Do Active Military Personnel Pay Taxes?
A lot of people who never served, or maybe are considering serving, assume that one of the benefits that comes with joining the military is you don’t have to pay taxes. But as those in uniform, their families, and Benjamin Franklin know: taxes are a certainty in life. Folks just have to pay them, and that goes for the military just like anyone else.
Federal Taxes for Military Personnel
The Internal Revenue Service’s rundown of how federal taxes apply to military personnel is contained in their Publication 3. Or, as it’s more descriptively called, the Armed Forces Tax Guide. If you have concerns or questions we don’t cover here, chances are the answers are in there. But the main thing to know is that your base pay is subject to the main federal taxes: Social Security, Medicare, and standard income tax.
Remember: your base pay is just your standard, basic salary. Things like military BAH, separation allowances, and hazardous/combat duty pay is not counted in that. Ergo, those extras and benefits are not subject to federal taxes. So you can rest assured your tax bill won’t go up if your BAH changes or you start accruing sea pay.
State Taxes for Military Personnel
While federal taxes for the military are pretty straightforward for all active personnel, your state taxes can vary widely. That’s because different states tax military personnel at different rates. A number of states don’t tax active duty military income at all. Other states exempt active duty personnel under certain circumstances, such as if they physically live out of state or make under a certain amount per year in base pay.
In most cases, to receive the tax breaks or exemption allowed by your state you’ll need to fill out and submit a state-specific waiver. Be sure to check what your state government’s policy is. Remember: the state taxes you pay are those in your legal home of record, even if that’s not where you happen to be stationed at a given time.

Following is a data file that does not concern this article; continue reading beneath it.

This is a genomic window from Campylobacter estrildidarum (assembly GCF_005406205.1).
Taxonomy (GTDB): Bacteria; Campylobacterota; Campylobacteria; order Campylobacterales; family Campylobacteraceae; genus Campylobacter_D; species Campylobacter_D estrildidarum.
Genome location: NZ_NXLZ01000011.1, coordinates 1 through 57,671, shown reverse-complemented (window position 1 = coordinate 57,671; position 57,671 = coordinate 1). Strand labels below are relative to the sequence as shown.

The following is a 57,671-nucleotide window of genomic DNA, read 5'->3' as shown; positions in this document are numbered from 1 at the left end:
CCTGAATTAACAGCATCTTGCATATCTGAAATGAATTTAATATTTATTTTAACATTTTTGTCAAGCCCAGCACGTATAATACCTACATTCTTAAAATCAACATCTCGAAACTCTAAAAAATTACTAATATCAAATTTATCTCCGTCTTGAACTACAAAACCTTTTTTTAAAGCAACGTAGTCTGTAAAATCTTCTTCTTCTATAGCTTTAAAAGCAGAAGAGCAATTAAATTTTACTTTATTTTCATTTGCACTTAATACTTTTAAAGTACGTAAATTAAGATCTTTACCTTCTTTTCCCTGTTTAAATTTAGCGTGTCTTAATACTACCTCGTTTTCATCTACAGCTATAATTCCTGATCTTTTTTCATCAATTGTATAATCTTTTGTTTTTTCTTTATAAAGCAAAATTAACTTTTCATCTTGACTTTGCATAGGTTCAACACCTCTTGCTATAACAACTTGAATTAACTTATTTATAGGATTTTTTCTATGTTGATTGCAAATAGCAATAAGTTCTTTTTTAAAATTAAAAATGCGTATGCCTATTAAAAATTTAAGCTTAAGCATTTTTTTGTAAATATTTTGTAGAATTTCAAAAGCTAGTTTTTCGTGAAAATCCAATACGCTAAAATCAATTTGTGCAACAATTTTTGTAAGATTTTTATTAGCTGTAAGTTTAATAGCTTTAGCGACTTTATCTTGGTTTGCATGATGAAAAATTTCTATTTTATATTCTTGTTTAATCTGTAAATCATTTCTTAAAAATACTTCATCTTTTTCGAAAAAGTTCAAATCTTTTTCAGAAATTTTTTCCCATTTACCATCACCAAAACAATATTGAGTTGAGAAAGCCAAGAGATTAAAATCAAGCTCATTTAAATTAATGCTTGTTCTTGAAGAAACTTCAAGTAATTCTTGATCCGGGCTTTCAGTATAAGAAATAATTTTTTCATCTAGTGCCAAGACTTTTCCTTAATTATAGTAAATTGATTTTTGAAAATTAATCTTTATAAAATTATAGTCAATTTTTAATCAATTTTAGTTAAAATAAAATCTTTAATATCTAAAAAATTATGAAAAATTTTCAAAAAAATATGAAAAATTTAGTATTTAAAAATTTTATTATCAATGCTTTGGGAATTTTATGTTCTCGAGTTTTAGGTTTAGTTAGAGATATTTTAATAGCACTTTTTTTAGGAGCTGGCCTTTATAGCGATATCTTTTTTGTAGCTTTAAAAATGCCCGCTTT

Taxes For Military Spouses
Military spouses with jobs pay federal taxes just like any civilian would in whatever line of work they’re in. Sorry if that’s disappointing to read, but that’s that.
State Taxes – MSRRA
Things are a little different when it comes to state taxes for military spouses. Don’t get too excited, they still have to pay the standard taxes of their state. But they do have a little leeway in deciding what that state is. And that’s because of the Military Spouse Residency Relief Act (or MSRRA).
In its original form, passed in 2009, the act allowed spouses living in states other than the one they’re legal residents of with their active duty service members can choose to pay which state they want to pay taxes in. It was updated in 2018 to allow for a third option: spouses can choose to pay taxes in the state their service member is a resident of. The purpose of the act was to allow military households ways to simplify their tax filing. And it gives spouses the chance to pick whichever applicable state has the most beneficial tax system.
Available Tax Services
All this is just information. Handy information to help you understand your tax situation, granted. But you still need to go through the process of actually paying your taxes. Civilians have to pick between paying a professional to do it for them or the headache of doing it themselves. But active duty personnel have some better options.
Short for Volunteer Income Tax Assistance, this is an IRS program that operates tax centers all over the country near military bases and communities. They provide any and all tax related services free of charge to active duty, reserve, and retired personnel. Their staff members are professional experts in military taxes. They’ll know exactly what you need to do to get yours in order this year. And it’s super easy to find the VITA location closest to you.
For those who prefer to file on their own or from home, or those who just don’t have access to a VITA office, MilTax has you covered. Provided by the DoD through Military OneSource, the program offers tax filing software as well as professionals you can chat with online, over the phone, or in person. All free for active duty personnel.
Nobody likes tax season, but that doesn’t change the fact that it comes up each and every spring. For each and every one of us, military personnel and their families included. But we hope the information here eases some of the headaches these weeks leading up to April 15th inevitably cause.